The effects of inservice training on paraprofessionals working with students with significant disabilities in inclusive classrooms
Date of Award
Doctor of Philosophy (PhD)
Teaching and Leadership
Staff development, Disabilities, Inclusive, Paraprofessionals, Inservice
Education | Special Education and Teaching | Teacher Education and Professional Development
The literature on training for paraprofessionals, working with students with significant disabilities in inclusive classrooms, reveals two major shortcomings: (a) there is very little training available, specifically for personnel working in inclusive settings; and (b) the information that is available is based primarily upon clinical experience and expert opinion, rather than evidence derived from empirical study. This study describes the validity and effectiveness of in-service training for paraprofessionals, working with students, with significant disabilities, in inclusive classrooms. A six session training program was offered to 24 paraprofessionals, working in New York City in District 75. Data collection procedures included pre- and post-survey, pre- and post-interviews, observational data, and review of participants' log. T-tests were performed, which revealed two items showing significant difference between pre-training scores and posttraining scores. Qualitative data is reviewed in terms of themes, which were created from the data. Survey data and interview data was collected from a comparison group (n = 20) and an ANOVA was conducted to determine significant differences between post scores for the trained group and survey scores from the comparison group. Results are discussed in terms of their implication for developing future training for both individual group and team training.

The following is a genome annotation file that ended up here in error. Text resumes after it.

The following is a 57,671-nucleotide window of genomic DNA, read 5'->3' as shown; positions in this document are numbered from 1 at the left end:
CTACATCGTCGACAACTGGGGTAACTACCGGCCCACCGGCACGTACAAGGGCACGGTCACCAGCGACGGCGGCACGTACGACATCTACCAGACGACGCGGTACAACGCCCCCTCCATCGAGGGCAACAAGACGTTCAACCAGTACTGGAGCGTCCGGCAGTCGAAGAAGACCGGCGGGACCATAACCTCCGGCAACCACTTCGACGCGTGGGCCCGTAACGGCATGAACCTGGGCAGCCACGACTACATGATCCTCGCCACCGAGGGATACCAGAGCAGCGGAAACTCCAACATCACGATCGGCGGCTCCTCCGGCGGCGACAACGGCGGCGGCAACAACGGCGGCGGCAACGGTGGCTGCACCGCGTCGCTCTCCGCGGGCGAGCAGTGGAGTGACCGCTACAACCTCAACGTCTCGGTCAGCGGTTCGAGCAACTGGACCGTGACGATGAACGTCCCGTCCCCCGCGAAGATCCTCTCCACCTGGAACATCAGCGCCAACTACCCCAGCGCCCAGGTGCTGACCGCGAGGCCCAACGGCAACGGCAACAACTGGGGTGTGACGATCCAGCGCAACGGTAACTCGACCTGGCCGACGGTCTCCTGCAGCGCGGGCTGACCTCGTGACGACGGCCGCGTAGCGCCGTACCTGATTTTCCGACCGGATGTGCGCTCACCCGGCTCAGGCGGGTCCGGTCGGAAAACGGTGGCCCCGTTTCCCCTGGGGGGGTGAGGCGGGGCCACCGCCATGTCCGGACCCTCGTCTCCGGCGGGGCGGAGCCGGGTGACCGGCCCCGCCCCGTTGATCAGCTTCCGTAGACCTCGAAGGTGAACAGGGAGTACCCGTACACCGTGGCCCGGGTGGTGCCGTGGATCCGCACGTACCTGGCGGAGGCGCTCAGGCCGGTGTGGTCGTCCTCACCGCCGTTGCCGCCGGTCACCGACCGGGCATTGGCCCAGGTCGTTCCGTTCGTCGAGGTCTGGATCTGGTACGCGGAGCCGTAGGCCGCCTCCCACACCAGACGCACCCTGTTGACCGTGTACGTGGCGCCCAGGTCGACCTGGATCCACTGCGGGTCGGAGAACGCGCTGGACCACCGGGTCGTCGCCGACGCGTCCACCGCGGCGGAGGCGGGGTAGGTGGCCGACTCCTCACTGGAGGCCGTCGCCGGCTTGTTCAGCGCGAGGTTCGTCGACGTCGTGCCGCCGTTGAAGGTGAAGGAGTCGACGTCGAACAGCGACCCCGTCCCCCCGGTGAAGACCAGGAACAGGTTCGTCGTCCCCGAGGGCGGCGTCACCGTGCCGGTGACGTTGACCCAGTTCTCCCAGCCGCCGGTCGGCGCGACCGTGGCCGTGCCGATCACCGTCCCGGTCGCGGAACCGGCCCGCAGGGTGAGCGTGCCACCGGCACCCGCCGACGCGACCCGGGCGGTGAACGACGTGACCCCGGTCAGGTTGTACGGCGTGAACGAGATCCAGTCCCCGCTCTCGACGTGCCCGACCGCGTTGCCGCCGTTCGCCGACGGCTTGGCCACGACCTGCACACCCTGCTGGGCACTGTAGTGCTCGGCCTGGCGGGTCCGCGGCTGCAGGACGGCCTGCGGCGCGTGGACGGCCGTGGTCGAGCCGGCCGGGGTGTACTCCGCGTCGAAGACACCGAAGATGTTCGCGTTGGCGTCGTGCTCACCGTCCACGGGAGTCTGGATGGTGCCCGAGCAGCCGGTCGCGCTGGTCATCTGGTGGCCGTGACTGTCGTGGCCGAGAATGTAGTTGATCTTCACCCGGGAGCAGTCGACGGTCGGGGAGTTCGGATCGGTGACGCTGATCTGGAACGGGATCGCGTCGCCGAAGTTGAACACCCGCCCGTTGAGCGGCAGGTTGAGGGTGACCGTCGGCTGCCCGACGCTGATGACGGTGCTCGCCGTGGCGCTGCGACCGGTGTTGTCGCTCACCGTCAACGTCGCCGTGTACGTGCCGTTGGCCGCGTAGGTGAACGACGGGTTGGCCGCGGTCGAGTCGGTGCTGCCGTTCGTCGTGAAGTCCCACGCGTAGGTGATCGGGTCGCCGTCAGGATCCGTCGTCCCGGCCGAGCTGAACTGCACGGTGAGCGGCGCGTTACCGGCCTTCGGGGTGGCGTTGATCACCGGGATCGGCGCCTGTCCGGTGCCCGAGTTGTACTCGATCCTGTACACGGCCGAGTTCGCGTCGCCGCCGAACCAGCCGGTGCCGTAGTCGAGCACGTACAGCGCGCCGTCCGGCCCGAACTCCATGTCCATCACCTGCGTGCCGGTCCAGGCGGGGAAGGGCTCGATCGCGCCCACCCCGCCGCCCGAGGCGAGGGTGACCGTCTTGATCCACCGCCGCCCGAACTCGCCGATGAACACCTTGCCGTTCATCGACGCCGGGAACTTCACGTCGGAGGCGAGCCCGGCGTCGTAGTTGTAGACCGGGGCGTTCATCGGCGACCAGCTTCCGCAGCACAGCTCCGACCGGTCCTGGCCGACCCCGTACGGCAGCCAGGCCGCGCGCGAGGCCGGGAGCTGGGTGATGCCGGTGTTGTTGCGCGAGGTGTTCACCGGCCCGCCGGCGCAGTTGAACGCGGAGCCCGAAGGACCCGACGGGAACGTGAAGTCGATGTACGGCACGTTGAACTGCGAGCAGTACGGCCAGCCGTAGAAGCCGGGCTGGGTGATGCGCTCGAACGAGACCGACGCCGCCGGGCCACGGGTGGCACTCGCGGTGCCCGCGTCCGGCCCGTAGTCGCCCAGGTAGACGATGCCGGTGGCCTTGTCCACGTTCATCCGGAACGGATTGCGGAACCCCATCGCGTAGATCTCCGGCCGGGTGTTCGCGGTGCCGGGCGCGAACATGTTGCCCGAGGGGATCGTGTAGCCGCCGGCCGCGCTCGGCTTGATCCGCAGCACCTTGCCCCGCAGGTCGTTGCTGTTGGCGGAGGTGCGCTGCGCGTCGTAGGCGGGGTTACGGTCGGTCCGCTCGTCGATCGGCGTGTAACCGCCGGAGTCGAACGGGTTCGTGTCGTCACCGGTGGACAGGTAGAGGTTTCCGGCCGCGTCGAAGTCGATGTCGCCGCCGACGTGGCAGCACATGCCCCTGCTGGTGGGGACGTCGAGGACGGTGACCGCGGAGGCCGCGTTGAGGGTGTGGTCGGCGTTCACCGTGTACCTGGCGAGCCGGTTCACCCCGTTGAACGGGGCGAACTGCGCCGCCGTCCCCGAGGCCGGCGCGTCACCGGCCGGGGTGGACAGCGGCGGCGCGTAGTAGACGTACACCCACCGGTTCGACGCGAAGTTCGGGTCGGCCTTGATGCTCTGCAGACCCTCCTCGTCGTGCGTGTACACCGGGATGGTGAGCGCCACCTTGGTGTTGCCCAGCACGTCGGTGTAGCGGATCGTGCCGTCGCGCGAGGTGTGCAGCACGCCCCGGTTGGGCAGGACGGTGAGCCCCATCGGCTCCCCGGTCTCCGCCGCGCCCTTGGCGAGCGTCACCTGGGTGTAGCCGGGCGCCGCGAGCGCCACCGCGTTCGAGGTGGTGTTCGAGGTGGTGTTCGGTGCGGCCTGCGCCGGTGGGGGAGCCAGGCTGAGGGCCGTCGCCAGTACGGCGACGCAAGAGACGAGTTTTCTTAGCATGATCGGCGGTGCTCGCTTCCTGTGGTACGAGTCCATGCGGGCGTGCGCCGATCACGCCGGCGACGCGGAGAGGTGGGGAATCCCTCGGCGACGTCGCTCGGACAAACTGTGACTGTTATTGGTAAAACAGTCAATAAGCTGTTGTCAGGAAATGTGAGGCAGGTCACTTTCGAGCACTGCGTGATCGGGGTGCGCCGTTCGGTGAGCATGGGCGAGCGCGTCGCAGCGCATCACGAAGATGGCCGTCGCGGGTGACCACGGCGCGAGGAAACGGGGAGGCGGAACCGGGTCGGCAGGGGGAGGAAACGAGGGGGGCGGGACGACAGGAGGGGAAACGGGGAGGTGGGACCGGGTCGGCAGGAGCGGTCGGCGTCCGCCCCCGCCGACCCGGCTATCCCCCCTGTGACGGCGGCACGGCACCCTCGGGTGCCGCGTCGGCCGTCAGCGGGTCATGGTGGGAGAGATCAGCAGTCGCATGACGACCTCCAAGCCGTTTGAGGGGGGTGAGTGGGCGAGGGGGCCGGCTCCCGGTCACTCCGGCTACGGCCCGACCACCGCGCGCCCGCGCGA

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Minondo, Stacey Claire, "The effects of inservice training on paraprofessionals working with students with significant disabilities in inclusive classrooms" (1999). Teaching and Leadership - Dissertations. 96.